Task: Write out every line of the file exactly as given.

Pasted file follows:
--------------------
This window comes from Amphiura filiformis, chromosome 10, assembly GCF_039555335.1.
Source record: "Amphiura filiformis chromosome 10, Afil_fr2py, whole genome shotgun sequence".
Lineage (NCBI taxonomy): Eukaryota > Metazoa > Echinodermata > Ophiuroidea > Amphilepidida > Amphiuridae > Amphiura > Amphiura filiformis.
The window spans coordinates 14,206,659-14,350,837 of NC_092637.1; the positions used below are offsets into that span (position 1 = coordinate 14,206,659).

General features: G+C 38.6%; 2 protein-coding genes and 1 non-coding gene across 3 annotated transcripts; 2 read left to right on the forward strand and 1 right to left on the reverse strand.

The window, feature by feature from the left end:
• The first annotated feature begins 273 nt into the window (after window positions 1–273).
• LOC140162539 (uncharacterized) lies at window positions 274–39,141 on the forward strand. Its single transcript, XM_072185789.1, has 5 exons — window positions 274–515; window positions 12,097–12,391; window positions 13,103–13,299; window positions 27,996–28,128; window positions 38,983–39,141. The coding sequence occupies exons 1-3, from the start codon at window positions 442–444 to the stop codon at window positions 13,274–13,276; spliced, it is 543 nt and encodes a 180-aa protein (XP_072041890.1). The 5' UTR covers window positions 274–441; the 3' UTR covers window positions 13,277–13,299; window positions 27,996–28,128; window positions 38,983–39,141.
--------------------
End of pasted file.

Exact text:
This window comes from Amphiura filiformis, chromosome 10, assembly GCF_039555335.1.
Source record: "Amphiura filiformis chromosome 10, Afil_fr2py, whole genome shotgun sequence".
Lineage (NCBI taxonomy): Eukaryota > Metazoa > Echinodermata > Ophiuroidea > Amphilepidida > Amphiuridae > Amphiura > Amphiura filiformis.
The window spans coordinates 14,206,659-14,350,837 of NC_092637.1; the positions used below are offsets into that span (position 1 = coordinate 14,206,659).

General features: G+C 38.6%; 2 protein-coding genes and 1 non-coding gene across 3 annotated transcripts; 2 read left to right on the forward strand and 1 right to left on the reverse strand.

The window, feature by feature from the left end:
• The first annotated feature begins 273 nt into the window (after window positions 1–273).
• LOC140162539 (uncharacterized) lies at window positions 274–39,141 on the forward strand. Its single transcript, XM_072185789.1, has 5 exons — window positions 274–515; window positions 12,097–12,391; window positions 13,103–13,299; window positions 27,996–28,128; window positions 38,983–39,141. The coding sequence occupies exons 1-3, from the start codon at window positions 442–444 to the stop codon at window positions 13,274–13,276; spliced, it is 543 nt and encodes a 180-aa protein (XP_072041890.1). The 5' UTR covers window positions 274–441; the 3' UTR covers window positions 13,277–13,299; window positions 27,996–28,128; window positions 38,983–39,141.